Imagine a patient with Type 2 diabetes goes to her local pharmacy to pick up her prescription for medication to manage her blood sugar levels.
When she goes to the prescription counter, her pharmacist explains that her insurance company will not cover the medication without her first “failing” on other medications — in some cases medications she’s already tried.
This process is what’s known as step therapy. It’s a scenario I hear all too often from patients in my role as a diabetes educator — and it affects far more than just Georgians living with diabetes.
Step therapy is utilized by health insurance plans in an attempt to contain costs. It requires patients to “try and fail” medications the insurer dictates before receiving the treatment determined by their physician to be the most appropriate and effective.
Unfortunately, very little oversight of step therapy exists. There is also a lack of evidence showing these “fail first” policies are effective or take into consideration adverse effects of insurance company’s preferred medications.
Some of the common chronic disease states that are targeted for step therapy are diabetes, cancer, hypertension, HIV/AIDs, rheumatoid arthritis and hepatitis C.
Patients put through step therapy commonly face lengthy appeal processes, which lack appropriate health care professional oversight, as well as inconsistent and outdated guidelines for medication recommendations.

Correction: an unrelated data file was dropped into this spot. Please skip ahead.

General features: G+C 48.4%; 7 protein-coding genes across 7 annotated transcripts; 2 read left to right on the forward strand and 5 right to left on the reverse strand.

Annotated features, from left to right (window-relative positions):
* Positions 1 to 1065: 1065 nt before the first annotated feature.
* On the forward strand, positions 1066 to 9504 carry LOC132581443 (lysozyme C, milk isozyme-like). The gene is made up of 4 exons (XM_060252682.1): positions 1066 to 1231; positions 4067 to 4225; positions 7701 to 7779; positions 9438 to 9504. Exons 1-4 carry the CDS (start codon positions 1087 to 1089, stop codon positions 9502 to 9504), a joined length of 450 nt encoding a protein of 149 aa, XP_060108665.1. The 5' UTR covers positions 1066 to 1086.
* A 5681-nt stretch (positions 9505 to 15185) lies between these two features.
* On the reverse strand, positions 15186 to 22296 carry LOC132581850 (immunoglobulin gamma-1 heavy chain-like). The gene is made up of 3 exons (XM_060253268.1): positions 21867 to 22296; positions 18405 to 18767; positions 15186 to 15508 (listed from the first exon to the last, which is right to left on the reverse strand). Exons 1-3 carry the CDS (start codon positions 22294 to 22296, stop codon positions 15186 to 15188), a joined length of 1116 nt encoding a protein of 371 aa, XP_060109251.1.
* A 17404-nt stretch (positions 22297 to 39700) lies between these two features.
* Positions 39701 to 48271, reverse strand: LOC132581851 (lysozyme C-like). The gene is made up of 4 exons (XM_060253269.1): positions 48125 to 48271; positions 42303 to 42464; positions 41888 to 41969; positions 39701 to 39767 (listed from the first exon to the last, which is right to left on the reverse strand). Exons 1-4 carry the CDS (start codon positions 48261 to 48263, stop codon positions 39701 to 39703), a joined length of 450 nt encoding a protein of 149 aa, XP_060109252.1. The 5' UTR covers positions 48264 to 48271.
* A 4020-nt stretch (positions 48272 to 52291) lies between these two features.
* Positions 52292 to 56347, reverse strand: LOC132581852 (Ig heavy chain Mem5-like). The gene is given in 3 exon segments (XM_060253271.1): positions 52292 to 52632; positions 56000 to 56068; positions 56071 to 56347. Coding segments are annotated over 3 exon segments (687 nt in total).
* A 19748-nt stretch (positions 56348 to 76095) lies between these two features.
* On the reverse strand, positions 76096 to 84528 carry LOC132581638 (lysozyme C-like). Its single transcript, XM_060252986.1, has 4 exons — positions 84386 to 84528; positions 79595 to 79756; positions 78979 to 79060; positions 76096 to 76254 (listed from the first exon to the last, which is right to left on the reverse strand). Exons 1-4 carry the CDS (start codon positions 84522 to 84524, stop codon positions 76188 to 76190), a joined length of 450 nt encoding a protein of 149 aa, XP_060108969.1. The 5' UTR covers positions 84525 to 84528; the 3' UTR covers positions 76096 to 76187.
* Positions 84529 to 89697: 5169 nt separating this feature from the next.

Already, 18 states have passed legislation that is designed to reign in step therapy. I hope Georgia will soon become one as well.
During the 2018 legislative session earlier this year, Rep. Sharon Cooper, long-term serving chairwoman of the Health and Human Services Committee, and Sen. Kay Kirkpatrick introduced bills to reform step therapy in Georgia.
These bills would have limited step therapy and fail first protocols and were championed by patient groups from across the state, many of whom had personal stories of how step therapy had affected their members.
The diligent work of Chairwoman Cooper paid off when her bill passed the House unanimously. Unfortunately, despite support from a number of lawmakers in the Senate, the bill ultimately did not advance.
Regardless, the work done by Chairwoman Cooper and Sen. Kirkpatrick deserves applause, and it is my hope that during the upcoming session, both the Georgia House and Senate will take action to cut through the red tape of step therapy on behalf of Georgia patients.
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